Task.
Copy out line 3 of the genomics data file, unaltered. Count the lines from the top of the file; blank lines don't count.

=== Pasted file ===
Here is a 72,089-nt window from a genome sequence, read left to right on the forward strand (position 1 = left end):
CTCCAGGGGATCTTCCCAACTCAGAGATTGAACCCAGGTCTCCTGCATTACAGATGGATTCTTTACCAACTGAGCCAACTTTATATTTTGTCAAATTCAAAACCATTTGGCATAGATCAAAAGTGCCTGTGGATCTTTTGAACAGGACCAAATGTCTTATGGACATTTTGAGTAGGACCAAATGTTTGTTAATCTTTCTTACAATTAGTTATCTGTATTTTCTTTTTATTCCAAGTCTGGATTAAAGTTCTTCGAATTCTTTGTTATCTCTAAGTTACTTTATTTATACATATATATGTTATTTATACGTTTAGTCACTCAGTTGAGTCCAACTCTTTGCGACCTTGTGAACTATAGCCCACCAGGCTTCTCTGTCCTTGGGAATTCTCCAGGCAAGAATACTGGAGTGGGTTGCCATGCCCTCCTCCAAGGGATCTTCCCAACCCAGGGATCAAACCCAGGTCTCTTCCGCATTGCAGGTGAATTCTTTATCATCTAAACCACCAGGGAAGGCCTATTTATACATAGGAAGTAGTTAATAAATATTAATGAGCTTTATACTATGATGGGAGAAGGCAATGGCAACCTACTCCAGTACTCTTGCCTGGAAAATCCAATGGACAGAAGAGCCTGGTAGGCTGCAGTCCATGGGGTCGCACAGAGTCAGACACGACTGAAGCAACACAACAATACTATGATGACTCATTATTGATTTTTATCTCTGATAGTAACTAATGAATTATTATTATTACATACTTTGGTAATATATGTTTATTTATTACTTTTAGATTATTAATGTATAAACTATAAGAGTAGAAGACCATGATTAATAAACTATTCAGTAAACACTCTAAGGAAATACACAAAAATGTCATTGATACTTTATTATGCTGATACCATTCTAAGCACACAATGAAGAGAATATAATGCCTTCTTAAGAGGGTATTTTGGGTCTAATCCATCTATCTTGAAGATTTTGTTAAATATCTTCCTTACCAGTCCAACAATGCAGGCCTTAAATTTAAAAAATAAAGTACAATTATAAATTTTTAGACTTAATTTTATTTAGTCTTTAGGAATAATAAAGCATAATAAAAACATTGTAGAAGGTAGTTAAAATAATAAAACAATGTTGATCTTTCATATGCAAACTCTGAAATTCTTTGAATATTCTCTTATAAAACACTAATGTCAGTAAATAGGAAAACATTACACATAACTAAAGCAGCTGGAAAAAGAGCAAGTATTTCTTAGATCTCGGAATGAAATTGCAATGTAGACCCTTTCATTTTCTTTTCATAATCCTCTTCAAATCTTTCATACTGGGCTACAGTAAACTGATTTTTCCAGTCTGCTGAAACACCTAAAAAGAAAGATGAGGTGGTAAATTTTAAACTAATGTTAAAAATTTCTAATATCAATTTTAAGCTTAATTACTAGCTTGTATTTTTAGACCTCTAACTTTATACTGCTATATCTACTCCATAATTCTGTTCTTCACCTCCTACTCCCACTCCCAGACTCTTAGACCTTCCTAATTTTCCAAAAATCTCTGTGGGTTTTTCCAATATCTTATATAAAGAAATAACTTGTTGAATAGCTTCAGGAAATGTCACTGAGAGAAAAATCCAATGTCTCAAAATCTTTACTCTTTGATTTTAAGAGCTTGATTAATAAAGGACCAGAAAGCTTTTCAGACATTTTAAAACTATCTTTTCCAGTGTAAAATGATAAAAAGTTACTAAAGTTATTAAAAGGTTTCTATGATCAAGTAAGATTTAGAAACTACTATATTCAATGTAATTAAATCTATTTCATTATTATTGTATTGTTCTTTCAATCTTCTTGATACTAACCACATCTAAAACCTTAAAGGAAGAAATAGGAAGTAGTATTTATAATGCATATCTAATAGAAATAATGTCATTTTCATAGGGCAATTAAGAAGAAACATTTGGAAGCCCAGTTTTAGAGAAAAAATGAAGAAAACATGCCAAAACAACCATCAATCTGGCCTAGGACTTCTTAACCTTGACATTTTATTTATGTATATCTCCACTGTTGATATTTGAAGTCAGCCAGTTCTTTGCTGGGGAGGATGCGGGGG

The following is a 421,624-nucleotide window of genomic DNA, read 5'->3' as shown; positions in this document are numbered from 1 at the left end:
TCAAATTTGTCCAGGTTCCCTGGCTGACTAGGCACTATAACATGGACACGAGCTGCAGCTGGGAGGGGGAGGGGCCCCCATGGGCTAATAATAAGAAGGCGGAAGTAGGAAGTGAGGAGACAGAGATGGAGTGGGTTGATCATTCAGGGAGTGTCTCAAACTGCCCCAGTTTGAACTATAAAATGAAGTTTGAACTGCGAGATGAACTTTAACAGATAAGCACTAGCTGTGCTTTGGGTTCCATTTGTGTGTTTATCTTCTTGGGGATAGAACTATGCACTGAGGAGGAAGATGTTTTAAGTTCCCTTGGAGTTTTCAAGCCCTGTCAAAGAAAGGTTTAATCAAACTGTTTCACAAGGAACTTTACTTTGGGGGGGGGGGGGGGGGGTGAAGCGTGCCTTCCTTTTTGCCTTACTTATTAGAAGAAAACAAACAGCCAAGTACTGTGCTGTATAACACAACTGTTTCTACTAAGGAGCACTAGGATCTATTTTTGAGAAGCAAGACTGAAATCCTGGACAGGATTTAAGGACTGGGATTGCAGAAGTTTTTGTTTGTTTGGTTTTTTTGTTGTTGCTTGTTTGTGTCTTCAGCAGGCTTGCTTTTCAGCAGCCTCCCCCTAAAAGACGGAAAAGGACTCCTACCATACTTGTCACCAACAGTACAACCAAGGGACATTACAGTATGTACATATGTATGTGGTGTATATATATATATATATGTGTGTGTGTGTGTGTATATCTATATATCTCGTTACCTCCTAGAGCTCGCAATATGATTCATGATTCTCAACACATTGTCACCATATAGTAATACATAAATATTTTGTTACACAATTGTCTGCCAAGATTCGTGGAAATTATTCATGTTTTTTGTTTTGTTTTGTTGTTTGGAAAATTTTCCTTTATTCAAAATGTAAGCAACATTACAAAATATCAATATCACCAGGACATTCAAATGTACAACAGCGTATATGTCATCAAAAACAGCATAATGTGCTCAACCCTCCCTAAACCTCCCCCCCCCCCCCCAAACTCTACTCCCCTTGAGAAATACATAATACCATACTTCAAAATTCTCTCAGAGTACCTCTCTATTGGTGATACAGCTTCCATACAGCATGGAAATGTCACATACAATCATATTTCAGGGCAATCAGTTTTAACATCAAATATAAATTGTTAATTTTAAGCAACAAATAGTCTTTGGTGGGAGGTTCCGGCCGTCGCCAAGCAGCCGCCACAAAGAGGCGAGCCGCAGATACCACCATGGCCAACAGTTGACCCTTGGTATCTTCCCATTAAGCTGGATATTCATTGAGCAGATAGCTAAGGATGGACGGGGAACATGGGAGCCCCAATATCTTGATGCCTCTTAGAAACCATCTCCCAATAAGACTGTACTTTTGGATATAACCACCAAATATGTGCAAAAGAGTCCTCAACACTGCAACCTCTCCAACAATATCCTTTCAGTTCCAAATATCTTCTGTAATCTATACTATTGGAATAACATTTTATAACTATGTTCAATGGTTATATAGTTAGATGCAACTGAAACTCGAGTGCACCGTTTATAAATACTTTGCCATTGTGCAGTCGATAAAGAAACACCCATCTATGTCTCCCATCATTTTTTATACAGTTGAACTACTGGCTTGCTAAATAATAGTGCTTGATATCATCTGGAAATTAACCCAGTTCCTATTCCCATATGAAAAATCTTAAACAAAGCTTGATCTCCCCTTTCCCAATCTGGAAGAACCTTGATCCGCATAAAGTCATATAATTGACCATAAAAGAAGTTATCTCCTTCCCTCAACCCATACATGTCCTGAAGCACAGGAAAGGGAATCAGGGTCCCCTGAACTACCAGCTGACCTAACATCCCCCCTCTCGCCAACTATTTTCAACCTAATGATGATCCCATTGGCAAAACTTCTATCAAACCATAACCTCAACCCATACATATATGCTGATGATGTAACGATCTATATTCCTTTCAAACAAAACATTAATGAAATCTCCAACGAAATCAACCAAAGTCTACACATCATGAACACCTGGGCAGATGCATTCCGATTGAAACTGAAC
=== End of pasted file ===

The following is a 421,624-nucleotide window of genomic DNA, read 5'->3' as shown; positions in this document are numbered from 1 at the left end: